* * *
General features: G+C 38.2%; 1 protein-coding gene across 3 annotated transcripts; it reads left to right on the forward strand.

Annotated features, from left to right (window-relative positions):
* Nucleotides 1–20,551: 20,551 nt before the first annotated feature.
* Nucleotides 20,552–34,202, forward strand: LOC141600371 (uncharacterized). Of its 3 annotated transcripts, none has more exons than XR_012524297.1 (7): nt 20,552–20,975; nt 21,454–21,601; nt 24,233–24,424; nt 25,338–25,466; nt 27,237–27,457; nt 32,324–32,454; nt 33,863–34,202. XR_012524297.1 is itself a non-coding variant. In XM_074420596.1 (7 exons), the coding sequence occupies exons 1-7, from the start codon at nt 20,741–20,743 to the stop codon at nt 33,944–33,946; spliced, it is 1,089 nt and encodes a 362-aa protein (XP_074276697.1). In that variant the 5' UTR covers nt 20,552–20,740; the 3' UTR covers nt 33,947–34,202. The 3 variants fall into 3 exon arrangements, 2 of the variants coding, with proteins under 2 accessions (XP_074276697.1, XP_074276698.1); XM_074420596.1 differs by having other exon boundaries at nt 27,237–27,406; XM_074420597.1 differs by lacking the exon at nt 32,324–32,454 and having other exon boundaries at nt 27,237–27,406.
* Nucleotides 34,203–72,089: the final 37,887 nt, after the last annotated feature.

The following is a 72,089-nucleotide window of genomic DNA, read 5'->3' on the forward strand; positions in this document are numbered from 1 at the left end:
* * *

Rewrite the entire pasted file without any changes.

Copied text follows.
General features: G+C 38.2%; 1 protein-coding gene across 3 annotated transcripts; it reads left to right on the forward strand.

Annotated features, from left to right (window-relative positions):
* Nucleotides 1–20,551: 20,551 nt before the first annotated feature.
* Nucleotides 20,552–34,202, forward strand: LOC141600371 (uncharacterized). Of its 3 annotated transcripts, none has more exons than XR_012524297.1 (7): nt 20,552–20,975; nt 21,454–21,601; nt 24,233–24,424; nt 25,338–25,466; nt 27,237–27,457; nt 32,324–32,454; nt 33,863–34,202. XR_012524297.1 is itself a non-coding variant. In XM_074420596.1 (7 exons), the coding sequence occupies exons 1-7, from the start codon at nt 20,741–20,743 to the stop codon at nt 33,944–33,946; spliced, it is 1,089 nt and encodes a 362-aa protein (XP_074276697.1). In that variant the 5' UTR covers nt 20,552–20,740; the 3' UTR covers nt 33,947–34,202. The 3 variants fall into 3 exon arrangements, 2 of the variants coding, with proteins under 2 accessions (XP_074276697.1, XP_074276698.1); XM_074420596.1 differs by having other exon boundaries at nt 27,237–27,406; XM_074420597.1 differs by lacking the exon at nt 32,324–32,454 and having other exon boundaries at nt 27,237–27,406.
* Nucleotides 34,203–72,089: the final 37,887 nt, after the last annotated feature.

The following is a 72,089-nucleotide window of genomic DNA, read 5'->3' on the forward strand; positions in this document are numbered from 1 at the left end: